Among the better screwball comedies of the 1980s suffers at history’s hands. First, Madonna outgrew her pop stature, becoming an insufferable world-beater (and mediocre actress). Second, the personals section of newspapers fell from printed page into cyberspace, overhauling memories of another time.
None of that detracts absolutely from director Susan Seidelman’s delightful and mischievous charmer. Housewife Roberta (Rosanne Arquette)becomes fascinated with “desperately seeking Susan” personal ads apparently written by a man named Jim. Her curiosity leads her to meet nutty Susan (Madonna), unleashing a mistaken-identity ripple effect that cuts a swathe through the mid-80s New York underground scene (the kind also offered up by Martin Scorsese’s less convincing “After Hours,” which also starred Arquette).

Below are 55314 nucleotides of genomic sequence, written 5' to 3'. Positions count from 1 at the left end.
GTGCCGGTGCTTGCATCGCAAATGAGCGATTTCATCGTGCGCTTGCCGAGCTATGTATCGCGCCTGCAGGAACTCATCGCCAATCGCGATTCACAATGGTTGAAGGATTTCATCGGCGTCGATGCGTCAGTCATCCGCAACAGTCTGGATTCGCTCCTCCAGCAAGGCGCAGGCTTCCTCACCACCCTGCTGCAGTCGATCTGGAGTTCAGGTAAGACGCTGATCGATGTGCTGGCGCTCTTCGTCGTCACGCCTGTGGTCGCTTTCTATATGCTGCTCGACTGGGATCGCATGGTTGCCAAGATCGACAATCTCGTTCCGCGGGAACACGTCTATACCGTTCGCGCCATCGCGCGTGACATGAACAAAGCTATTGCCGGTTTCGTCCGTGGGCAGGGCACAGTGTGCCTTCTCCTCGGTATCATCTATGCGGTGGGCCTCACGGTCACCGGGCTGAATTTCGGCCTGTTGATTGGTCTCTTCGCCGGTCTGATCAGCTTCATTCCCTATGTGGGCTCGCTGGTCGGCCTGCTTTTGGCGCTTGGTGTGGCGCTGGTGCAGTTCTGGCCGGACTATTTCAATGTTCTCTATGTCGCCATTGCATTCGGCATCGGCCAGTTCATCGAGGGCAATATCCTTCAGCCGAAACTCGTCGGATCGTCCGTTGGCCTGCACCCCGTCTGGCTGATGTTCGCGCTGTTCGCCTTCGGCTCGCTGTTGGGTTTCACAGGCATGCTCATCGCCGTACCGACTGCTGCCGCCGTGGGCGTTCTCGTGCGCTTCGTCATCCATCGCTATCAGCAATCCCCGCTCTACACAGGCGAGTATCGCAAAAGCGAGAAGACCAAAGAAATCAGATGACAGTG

Roberta’s amnesia, Egyptian earrings, and Susan’s manic propensity for ditzy connivance furnish a lively 1930s transplant. It’s curiosity killed the cat voyeurism minus the vulgarity. Says Roberta, wide-eyed: “They send messages through the personal ads, that’s how they hook up. Last year she was in Mexico City, then Los Angeles, now New York. Desperate. I love that word.” And into the rabbit hole she goes. Madonna’s best movie role.